New offshore wind leases in the United States could generate up to $4.5 billion in federal revenue over the coming decades, according to a new economic impact report from American Clean Power.
The organization, which represents company in the clean power sector, looked at the Bureau of Ocean Energy Management’s proposal to hold seven offshore wind leases in federal waters by 2025. These include areas in the New York Bight, Northern & Central California, Carolina Long Bay, Oregon, the Gulf of Mexico, the Gulf of Maine, and the Central Atlantic. In the first three lease areas—New York Bight, California, and Carolina Long Bay—BOEM has already progressed to the Proposed Sale Notice (PSN) phase of the leasing process within previously identified Wind Energy Areas (WEAs).
The American Clean Power study forecasts that BOEM could expect to accrue revenues from both the sale of the area leases and the long-term rents and operating fees paid by projects developed in those areas.
According to the study, BOEM may lease between 6,600 and 11,400 square kilometers of area across the seven regions, generating between $1.6 and $2.7 billion in lease sale revenue over the next four years and an additional $1.1 to $1.8 billion in rents and operating fees for a total of $2.7 to $4.5 billion in new revenue over the coming decades. The leases are estimated to support 23 GW and 40 GW of new offshore wind projects, representing over $120 billion of clean energy investment.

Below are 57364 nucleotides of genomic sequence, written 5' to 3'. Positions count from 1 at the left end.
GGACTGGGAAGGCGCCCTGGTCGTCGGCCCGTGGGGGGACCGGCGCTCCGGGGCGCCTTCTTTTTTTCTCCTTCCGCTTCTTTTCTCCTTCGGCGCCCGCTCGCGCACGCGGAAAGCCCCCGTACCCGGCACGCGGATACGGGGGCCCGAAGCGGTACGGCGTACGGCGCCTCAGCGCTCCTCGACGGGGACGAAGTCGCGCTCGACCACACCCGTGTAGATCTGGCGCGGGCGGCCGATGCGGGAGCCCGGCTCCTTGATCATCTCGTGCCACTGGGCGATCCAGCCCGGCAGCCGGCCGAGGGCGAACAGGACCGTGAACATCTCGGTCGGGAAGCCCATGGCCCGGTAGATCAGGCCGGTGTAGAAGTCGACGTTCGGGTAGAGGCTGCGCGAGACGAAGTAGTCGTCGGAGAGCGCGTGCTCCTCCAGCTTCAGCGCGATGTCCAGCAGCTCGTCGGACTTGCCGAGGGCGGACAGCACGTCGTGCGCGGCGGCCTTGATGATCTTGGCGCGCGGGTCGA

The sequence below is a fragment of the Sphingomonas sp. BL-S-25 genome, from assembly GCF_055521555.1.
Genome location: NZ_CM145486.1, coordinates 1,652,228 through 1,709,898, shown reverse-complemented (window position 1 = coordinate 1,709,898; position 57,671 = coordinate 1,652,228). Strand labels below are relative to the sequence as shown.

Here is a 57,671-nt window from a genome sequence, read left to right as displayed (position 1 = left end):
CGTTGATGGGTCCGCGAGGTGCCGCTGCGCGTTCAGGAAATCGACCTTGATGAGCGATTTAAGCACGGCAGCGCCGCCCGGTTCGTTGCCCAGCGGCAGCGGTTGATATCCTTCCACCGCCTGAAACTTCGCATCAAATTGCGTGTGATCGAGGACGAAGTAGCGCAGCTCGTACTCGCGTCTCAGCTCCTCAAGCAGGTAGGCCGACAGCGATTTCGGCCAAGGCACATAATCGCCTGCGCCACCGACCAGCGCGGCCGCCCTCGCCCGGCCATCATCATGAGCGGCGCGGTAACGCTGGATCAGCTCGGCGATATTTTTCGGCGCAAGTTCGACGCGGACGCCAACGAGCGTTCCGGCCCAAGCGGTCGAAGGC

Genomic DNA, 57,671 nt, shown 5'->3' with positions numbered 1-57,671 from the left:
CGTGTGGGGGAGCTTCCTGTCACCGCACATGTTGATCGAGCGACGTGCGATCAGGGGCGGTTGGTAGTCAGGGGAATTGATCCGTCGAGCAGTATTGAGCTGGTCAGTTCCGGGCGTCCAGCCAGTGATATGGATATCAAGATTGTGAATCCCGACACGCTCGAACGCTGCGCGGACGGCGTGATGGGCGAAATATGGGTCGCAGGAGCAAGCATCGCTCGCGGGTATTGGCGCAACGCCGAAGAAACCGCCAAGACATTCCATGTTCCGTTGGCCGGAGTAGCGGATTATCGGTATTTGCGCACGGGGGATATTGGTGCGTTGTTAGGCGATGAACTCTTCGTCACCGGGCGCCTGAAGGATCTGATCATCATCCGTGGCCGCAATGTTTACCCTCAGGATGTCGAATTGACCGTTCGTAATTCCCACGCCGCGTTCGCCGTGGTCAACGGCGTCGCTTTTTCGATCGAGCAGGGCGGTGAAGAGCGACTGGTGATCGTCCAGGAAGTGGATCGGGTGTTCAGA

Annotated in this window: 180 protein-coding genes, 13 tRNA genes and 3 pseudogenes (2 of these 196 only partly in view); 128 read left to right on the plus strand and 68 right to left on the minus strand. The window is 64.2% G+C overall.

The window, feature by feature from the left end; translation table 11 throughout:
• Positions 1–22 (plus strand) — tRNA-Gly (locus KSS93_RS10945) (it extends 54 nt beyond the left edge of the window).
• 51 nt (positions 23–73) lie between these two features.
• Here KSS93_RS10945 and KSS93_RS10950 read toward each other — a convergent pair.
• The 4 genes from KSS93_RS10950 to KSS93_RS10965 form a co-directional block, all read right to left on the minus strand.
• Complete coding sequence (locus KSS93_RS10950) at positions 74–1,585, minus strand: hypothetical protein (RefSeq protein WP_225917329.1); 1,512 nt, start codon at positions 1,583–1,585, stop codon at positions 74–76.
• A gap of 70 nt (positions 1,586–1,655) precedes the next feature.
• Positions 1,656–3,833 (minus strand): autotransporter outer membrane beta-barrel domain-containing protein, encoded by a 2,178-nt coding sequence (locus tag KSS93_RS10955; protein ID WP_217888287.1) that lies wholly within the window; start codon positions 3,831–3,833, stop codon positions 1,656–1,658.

Construction of the projects is also expected to support between 73,000 and 128,000 jobs, while a further 28,000 to 48,000 permanent jobs perm in operations and maintenance roles, in the supply chain, and in surrounding communities over the life of the projects.
Below is an infographic with more of the ACP’s findings: